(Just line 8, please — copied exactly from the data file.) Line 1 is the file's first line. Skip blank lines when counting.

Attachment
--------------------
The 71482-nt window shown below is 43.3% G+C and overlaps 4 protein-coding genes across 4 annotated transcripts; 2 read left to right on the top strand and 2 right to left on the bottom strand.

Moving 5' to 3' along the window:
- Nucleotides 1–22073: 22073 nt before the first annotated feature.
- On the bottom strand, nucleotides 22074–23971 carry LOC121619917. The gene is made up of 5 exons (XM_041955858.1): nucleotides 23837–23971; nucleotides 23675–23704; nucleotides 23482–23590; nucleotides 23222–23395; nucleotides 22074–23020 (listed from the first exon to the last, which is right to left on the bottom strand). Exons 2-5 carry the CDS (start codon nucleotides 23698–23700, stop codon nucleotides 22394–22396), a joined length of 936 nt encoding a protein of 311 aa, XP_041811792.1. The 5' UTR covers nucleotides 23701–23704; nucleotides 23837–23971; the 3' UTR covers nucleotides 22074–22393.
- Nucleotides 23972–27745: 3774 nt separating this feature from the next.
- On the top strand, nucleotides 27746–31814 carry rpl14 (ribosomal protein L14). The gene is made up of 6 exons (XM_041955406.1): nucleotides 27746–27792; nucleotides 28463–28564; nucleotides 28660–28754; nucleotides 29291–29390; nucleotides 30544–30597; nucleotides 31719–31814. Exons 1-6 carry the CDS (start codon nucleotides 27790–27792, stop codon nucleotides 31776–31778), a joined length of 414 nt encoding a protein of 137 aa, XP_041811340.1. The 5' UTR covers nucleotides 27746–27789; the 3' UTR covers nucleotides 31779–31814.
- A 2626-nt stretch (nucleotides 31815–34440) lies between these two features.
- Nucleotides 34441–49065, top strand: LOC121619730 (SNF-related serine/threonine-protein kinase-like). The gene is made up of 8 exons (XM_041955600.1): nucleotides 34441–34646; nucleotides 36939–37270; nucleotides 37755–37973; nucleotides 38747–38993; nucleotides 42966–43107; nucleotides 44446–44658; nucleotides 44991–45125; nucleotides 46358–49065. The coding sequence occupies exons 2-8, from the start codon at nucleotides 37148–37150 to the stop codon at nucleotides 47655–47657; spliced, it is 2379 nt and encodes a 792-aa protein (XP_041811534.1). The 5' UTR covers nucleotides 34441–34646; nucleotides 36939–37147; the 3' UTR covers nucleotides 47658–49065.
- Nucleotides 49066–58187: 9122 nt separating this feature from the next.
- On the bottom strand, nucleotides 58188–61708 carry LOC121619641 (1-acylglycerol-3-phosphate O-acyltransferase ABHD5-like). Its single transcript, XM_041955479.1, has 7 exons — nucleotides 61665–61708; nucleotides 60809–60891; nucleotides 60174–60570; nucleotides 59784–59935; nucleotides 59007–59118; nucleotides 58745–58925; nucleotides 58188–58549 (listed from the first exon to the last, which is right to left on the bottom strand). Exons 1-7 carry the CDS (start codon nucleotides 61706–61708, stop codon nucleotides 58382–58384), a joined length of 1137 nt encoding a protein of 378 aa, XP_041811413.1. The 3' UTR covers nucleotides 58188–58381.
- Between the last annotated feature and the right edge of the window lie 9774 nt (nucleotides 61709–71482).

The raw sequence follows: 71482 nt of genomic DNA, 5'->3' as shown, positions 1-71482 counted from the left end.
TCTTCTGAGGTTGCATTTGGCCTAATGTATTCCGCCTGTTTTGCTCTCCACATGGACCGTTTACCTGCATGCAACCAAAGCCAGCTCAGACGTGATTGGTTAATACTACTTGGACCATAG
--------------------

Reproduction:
- Nucleotides 34441–49065, top strand: LOC121619730 (SNF-related serine/threonine-protein kinase-like). The gene is made up of 8 exons (XM_041955600.1): nucleotides 34441–34646; nucleotides 36939–37270; nucleotides 37755–37973; nucleotides 38747–38993; nucleotides 42966–43107; nucleotides 44446–44658; nucleotides 44991–45125; nucleotides 46358–49065. The coding sequence occupies exons 2-8, from the start codon at nucleotides 37148–37150 to the stop codon at nucleotides 47655–47657; spliced, it is 2379 nt and encodes a 792-aa protein (XP_041811534.1). The 5' UTR covers nucleotides 34441–34646; nucleotides 36939–37147; the 3' UTR covers nucleotides 47658–49065.